Sony Cyber-shot DSC-WX1 Review
Look and Feel
The Cyber-shot DSC-WX1 is an ultra-compact camera with an all-black, mostly metal finish. Build quality is very good for the most part, though the mode dial feels a bit cheap. Ergonomics are just okay. While the camera can be held with one hand, your right thumb sits right on the mode dial, which isn't terribly desirable. The controls on the back of the camera are quite small, most notably the four-way controller. The burst mode button is oddly placed on the top of the camera and is difficult to locate.
Now let's see how the WX1 compares to other ultra-compacts in terms of size and weight:
As you can see, the DSC-WX1 is the smallest and lightest camera in the group. One may ask why I chose the DMC-LX3 over smaller Panasonic cameras, and the answer is simple: the LX3 is famous for its low light shooting abilities.
Ready to tour the WX1 now? So I am, so let's get started!
The first thing to see on the front of the WX1 is its 5X optical zoom Sony "G" lens. Sony says that this lens is superior to the "Carl Zeiss" lenses typically found on their compact cameras (which aren't made by Zeiss in the first place), and we'll see how it performs later in the review. This lens is a bit faster at wide-angle than your typical lens, with a maximum aperture of F2.4. By the time you hit the 5X position, the lens is on the slow side, with an aperture of F5.9. The focal range is quite nice: 4.25 - 21.25 mm, which is equivalent to 24 - 120 mm. The lens is not threaded and, unlike the cheaper W-series cameras, conversion lenses are not supported.
Comparison of traditional sensors and the back-illuminated Exmor R sensor
Diagram courtesy of Sony
Behind the lens is an all-new sensor design, which Sony calls "Exmor R". This CMOS sensor is back-illuminated, which means that all the wires and circuits have been moved behind the photo diodes (which receive the light coming through the lens). This allows the sensor to collect more light, leading to higher sensitivity and less noise. And, being a CMOS sensor, you also get very fast continuous shooting, which Sony has taken advantage of in a number of ways (but more on that later).
Inside that lens is Sony's optical image stabilization system, which they call Optical SteadyShot. Sensors inside the camera detect the tiny movements of your hands that can shake the camera just enough to blur your photos, especially in low light or at the telephoto end of the lens. The camera shifts one of the lens elements to compensate for this motion, allowing for a higher likelihood of a sharp photo. Image stabilization systems can't work miracles: they won't freeze a moving subject, nor will they allow you to take night photos without a tripod. Even so, they're still way better than nothing at all. Want proof? Have a look at these:
Image stabilization off
Image stabilization on
I took both of the above photos at 1/8th of a second, right around the midpoint of the zoom range. It's pretty obvious that the IS system helped a great deal here, though I think I may have had too much caffeine in the first shot. You can also use the image stabilizer in movie mode, and you can judge its effectiveness in this brief sample movie.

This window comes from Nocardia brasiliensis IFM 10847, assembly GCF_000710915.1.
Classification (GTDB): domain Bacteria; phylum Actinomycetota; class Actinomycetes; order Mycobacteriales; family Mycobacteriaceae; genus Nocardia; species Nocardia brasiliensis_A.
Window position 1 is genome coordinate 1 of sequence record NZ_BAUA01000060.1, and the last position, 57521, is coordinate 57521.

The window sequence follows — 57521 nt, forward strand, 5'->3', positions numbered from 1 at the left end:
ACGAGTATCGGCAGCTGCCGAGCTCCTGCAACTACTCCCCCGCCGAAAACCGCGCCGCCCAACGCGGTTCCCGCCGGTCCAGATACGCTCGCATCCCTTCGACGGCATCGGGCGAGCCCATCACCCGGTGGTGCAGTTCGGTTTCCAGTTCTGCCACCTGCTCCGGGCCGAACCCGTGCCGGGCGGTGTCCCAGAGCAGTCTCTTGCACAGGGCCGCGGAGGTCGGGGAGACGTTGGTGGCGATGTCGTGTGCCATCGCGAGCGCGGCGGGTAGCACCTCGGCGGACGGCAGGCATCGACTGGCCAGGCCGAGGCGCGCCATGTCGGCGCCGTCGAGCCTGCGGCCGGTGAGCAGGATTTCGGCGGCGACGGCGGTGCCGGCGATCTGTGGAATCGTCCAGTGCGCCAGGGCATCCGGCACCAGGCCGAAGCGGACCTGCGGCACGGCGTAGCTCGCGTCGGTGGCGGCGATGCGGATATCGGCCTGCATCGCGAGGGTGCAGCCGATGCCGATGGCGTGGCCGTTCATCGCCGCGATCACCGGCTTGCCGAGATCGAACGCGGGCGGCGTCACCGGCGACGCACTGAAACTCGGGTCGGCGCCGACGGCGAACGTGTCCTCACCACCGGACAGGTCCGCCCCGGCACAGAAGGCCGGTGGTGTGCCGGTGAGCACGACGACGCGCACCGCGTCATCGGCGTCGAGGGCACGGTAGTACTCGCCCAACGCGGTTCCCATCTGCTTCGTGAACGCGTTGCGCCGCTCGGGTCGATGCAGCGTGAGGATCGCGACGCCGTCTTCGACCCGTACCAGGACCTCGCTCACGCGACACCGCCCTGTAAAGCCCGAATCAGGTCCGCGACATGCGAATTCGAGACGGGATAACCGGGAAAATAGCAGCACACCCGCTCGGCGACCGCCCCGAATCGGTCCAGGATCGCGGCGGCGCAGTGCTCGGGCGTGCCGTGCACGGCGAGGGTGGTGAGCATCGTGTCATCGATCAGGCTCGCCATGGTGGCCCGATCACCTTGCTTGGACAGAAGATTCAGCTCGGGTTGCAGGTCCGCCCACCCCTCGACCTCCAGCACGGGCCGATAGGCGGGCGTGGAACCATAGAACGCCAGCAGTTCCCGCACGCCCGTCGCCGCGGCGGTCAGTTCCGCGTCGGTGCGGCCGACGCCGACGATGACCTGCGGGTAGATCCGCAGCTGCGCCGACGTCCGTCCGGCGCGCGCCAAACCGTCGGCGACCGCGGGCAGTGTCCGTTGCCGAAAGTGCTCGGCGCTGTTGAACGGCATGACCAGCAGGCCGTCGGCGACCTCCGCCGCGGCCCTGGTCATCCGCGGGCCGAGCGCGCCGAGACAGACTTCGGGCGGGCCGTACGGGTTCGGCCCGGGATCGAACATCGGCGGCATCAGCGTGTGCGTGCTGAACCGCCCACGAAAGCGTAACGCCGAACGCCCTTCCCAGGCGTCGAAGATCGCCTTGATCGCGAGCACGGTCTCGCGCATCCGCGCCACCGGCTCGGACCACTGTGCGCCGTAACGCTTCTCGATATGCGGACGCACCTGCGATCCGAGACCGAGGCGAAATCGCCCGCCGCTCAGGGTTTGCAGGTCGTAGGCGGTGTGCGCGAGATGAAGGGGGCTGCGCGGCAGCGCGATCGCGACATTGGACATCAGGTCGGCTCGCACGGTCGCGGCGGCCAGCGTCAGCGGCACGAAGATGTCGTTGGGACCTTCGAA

To the upper-right of the lens is the camera's AF-assist lamp, which is used as a focusing aid in low light situations. This same lamp also serves as a visual indicator of the self-timer and Smile Shutter features.
Moving to the opposite side of the lens we find the built-in flash and the microphone. The flash on the WX1 has typical numbers for an ultra-compact camera, with a working range of 0.2 - 5.0 m at wide-angle and 0.5 - 2.0 m at telephoto (both at Auto ISO). You cannot attach an external flash to the DSC-WX1, unless you count the macro ring light.
On the back of the camera you'll find a 2.7" LCD display with 230,400 pixels. I was a bit disappointed to find a relatively small screen on Sony's flagship compact camera -- a 3-inch display would've been nicer. Sony does provide another option for those who want a larger screen, and that's the DSC-TX1. This camera has the same Exmor R sensor as the WX1, a 3-inch touchscreen LCD, and a more conventional 35 - 140 mm lens. Anyhow, I found the screen on the WX1 to be bright and sharp, with a wide viewing angle. I found outdoor visibility to be very good, though the same can't be said for low light visibility -- it was frequently very difficult to see anything in those situations.
You don't have to be a professional digital camera reviewer (whatever that is) to notice that the DSC-WX1 lacks an optical viewfinder. The fact is, nearly all ultra-compact cameras are in the same boat. Thus, if you want a viewfinder, you'll need to buy a larger camera.
Now let's talk about all those buttons and dials to the right of the LCD. The first is the zoom controller, which moves the lens from wide-angle to telephoto in about 1.8 seconds. I counted eleven steps in the 5X zoom range, which is fewer than I would've liked.
Below that is the somewhat plasticky mode dial, which has the following options: